Ours is an economy where more value is placed on the things we do than things we have. Consider: More than three-quarters of Millennials would rather spend their money on an experience than a material item. And it’s not just often-cited Millennials: 44% of all consumers (including Boomers) want more than an experience, they want a “wow” experience, and Gen Z (those born after 1995) prefer brick-and-mortar exchanges to those found online.
But here’s the catch: Those brick-and-mortars have to amp it up. Basic and bland won’t cut it. No matter the generation, people crave immersive and entertaining spaces that elevate the ordinary, everyday experience into something much more meaningful.
With 100,000 SF of retail and restaurant spaces across seven architecturally-distinct buildings, The Row at GreenGate has quickly garnered attention as one of Virginia’s most impactful projects of the year. Heavily influenced by quickly shifting demographics and a return to walkable, human-scale built environments, the 75-acre suburban GreenGate evokes the culture and experience of a small, thriving downtown district.
As lead architect of this plaza-like retail complex, Principal Burt Pinnock knew that the design of these buildings would be a catalyst for the overarching success of the project and its ability to connect with modern consumers. “Our built environment plays a huge role in experiential design,” he says. “It’s the backdrop that sparks and activates the experiences we value in this economy.”
We’re sure you’re wondering how all the pieces came together. Imbuing each building with its own personality to match its purpose without losing sight of a larger undercurrent in the design that contextualizes and connects the overall community—each decision came back to considering what people would be thinking, feeling, and doing within any given space.
So how is the design reinforcing and meeting those high experiential expectations? Here, four design principles our community studio took to heart while devising the GreenGate experience.
Single-use spaces? They’re becoming increasingly irrelevant as more and more people want one-stop shops for a multitude of to-dos and leisure activities. That’s why The Row at GreenGate delivers a hub of entertaining options for consumers.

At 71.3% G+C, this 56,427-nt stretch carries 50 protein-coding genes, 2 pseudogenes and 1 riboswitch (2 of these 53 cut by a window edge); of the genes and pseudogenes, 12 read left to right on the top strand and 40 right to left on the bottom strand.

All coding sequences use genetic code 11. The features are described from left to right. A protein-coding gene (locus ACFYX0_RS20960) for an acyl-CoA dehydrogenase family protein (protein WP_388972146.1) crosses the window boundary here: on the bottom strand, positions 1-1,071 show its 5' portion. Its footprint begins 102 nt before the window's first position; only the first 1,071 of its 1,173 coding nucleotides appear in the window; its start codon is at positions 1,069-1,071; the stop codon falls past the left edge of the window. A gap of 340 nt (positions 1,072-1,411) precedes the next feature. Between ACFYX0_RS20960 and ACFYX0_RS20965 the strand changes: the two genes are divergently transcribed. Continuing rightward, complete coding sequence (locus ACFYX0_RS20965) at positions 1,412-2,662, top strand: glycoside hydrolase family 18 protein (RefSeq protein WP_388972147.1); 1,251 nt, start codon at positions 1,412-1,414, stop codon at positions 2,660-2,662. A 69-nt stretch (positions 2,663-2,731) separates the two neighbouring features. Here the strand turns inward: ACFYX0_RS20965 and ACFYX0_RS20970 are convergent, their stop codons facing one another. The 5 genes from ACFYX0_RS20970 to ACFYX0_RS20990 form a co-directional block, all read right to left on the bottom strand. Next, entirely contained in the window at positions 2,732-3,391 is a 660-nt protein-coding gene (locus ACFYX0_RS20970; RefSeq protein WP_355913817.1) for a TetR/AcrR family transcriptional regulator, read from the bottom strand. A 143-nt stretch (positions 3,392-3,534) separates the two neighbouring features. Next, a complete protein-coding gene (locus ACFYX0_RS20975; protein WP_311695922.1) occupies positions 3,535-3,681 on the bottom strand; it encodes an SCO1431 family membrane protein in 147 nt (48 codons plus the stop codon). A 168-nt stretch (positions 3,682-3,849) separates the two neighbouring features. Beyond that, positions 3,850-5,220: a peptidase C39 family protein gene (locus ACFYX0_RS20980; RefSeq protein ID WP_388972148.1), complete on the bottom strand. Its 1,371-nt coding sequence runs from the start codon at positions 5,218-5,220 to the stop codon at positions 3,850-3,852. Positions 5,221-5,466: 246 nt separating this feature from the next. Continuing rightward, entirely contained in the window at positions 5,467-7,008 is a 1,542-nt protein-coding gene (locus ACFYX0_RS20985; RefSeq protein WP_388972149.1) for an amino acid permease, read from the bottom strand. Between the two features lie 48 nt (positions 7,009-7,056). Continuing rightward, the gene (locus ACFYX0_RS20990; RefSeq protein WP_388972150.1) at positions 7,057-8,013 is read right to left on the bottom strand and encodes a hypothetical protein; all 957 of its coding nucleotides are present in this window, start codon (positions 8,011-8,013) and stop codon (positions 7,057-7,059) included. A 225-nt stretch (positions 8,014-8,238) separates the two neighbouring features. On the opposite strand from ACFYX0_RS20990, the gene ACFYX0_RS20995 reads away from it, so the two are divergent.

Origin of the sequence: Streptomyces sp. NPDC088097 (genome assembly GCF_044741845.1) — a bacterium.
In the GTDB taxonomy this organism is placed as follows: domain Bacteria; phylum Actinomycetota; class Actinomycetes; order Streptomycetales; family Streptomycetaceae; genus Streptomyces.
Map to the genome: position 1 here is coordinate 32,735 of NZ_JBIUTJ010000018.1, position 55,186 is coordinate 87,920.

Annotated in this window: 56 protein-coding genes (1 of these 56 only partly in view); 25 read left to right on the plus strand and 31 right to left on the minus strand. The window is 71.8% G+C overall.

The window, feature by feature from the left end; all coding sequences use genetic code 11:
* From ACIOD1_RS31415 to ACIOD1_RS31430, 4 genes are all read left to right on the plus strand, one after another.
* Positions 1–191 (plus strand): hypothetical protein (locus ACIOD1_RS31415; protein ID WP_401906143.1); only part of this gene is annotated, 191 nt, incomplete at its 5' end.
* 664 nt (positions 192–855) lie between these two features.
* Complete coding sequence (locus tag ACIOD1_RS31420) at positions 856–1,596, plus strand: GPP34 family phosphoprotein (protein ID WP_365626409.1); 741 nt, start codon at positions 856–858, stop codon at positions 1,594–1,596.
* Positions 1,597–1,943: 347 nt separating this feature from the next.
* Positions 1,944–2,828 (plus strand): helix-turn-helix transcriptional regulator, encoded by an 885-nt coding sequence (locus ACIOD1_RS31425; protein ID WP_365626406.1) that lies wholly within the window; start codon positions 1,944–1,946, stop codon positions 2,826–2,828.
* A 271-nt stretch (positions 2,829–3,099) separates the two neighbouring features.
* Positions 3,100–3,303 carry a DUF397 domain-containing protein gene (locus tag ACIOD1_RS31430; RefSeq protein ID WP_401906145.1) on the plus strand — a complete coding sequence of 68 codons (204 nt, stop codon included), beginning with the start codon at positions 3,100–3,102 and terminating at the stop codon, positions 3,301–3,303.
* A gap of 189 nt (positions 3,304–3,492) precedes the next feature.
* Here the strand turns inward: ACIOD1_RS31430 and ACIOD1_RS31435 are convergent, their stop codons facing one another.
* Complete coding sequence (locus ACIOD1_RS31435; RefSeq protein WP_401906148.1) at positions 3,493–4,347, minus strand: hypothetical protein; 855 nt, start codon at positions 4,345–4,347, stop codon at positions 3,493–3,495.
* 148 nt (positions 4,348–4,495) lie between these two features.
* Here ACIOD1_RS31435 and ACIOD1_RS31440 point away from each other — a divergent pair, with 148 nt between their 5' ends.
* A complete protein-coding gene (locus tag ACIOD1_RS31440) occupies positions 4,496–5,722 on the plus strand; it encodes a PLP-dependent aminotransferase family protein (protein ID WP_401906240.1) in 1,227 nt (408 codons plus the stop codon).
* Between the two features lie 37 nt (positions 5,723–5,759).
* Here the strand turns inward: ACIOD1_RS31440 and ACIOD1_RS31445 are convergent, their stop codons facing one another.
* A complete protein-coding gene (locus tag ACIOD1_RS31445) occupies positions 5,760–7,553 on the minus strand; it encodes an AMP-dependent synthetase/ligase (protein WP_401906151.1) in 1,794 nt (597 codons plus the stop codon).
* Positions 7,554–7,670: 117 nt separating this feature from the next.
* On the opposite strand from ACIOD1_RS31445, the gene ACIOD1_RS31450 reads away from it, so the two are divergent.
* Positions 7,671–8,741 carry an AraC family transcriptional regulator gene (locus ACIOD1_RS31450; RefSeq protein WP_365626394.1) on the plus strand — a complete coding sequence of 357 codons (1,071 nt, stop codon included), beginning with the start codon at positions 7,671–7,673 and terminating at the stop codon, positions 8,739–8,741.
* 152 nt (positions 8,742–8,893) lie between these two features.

You can drop off your bike to get it fixed, grab a coffee before heading to get your nails done or beard trimmed, then squeeze in a quick workout at a fitness studio before enjoying an al fresco lunch on a sun-drenched patio—all while enjoying the open-air walkability of GreenGate’s master design.
The curation of local restaurants and retail shops alongside bigger, national chains was purposeful, says Burt: “The best experiential design avoids the pitfalls of being overly myopic and one-dimensional.”
The Row’s aesthetic draws from the diverse fabric of architectural styles found within Richmond’s most beloved neighborhoods, including Carytown, The Fan, Shockoe Bottom, and the Museum District.
Great design is also about more than aesthetics, says Burt. It’s about function. So the planning and design of The Row also replicates the connectivity and walkability of urban communities, with parking (“unavoidable in a suburban location,” he says) on the perimeter of the center instead of the interior, like typical suburban shopping centers. “We designed it in such a way to avoid dead-ends, so that all of the offerings within connect to one another intuitively.”
To the eye, these design decisions are subtle. And yet, the inclusion of cherished architectural nods evokes familiarity and comfort—and minimizing areas of congestion makes the whole development accessible and walkable. (Starting to see how great design correlates with how people feel and the experiences they have?)
Call it the Instagram effect: When designing experiential retail spaces, you have to consider what features will cause someone to stop in their tracks and say, “I’ve got to share this.” For The Row, we worked with notable muralist Ed Trask to design an entire collection of street art to echo the eclectic portfolio of urban murals found within Richmond’s city center.
The Daily Kitchen & Bar (another Baskervill-designed space in GreenGate) followed suit, bringing the fresh appeal of outdoor murals inside their restaurant—a fitting juxtaposition against other design touches like a live moss wall and a row of sculptural trees.
Consider this the first chapter in an unfolding story. Richmond, like many cities of its size, is booming and the city’s identity is ever-changing. In the coming months, additional Baskervill-designed amenities (including 50,000-SF of office space and a residential clubhouse) will round out The Row’s retail experience.
As GreenGate continues to grow, so will the dynamic design. And the bar for experiential design, says Burt, will only continue to rise with the cornerstone philosophy of today’s experience economy focused on people who are looking for places to be, not things to buy.
“To be truly captivating—so much so that people actually push aside the chaos of their ordinary day-to-days and live in the moment,” he says, “we have to reimagine retail design as we know it.”